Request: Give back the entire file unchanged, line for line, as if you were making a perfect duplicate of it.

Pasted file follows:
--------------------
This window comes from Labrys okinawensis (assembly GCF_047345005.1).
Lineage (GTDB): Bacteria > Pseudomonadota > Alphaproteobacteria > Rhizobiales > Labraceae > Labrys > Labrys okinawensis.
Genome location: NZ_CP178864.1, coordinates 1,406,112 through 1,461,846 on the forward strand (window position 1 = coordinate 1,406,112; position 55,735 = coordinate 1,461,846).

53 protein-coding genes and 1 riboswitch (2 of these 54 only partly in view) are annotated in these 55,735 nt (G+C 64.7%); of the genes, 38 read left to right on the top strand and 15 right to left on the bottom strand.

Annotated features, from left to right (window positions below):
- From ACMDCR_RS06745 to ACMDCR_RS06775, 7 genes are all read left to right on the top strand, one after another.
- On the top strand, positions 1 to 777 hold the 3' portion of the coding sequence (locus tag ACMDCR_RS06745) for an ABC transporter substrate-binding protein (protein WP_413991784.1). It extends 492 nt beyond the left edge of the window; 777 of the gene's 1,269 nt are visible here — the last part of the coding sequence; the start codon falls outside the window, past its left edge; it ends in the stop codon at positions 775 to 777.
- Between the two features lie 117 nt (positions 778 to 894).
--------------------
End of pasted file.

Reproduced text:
This window comes from Labrys okinawensis (assembly GCF_047345005.1).
Lineage (GTDB): Bacteria > Pseudomonadota > Alphaproteobacteria > Rhizobiales > Labraceae > Labrys > Labrys okinawensis.
Genome location: NZ_CP178864.1, coordinates 1,406,112 through 1,461,846 on the forward strand (window position 1 = coordinate 1,406,112; position 55,735 = coordinate 1,461,846).

53 protein-coding genes and 1 riboswitch (2 of these 54 only partly in view) are annotated in these 55,735 nt (G+C 64.7%); of the genes, 38 read left to right on the top strand and 15 right to left on the bottom strand.

Annotated features, from left to right (window positions below):
- From ACMDCR_RS06745 to ACMDCR_RS06775, 7 genes are all read left to right on the top strand, one after another.
- On the top strand, positions 1 to 777 hold the 3' portion of the coding sequence (locus tag ACMDCR_RS06745) for an ABC transporter substrate-binding protein (protein WP_413991784.1). It extends 492 nt beyond the left edge of the window; 777 of the gene's 1,269 nt are visible here — the last part of the coding sequence; the start codon falls outside the window, past its left edge; it ends in the stop codon at positions 775 to 777.
- Between the two features lie 117 nt (positions 778 to 894).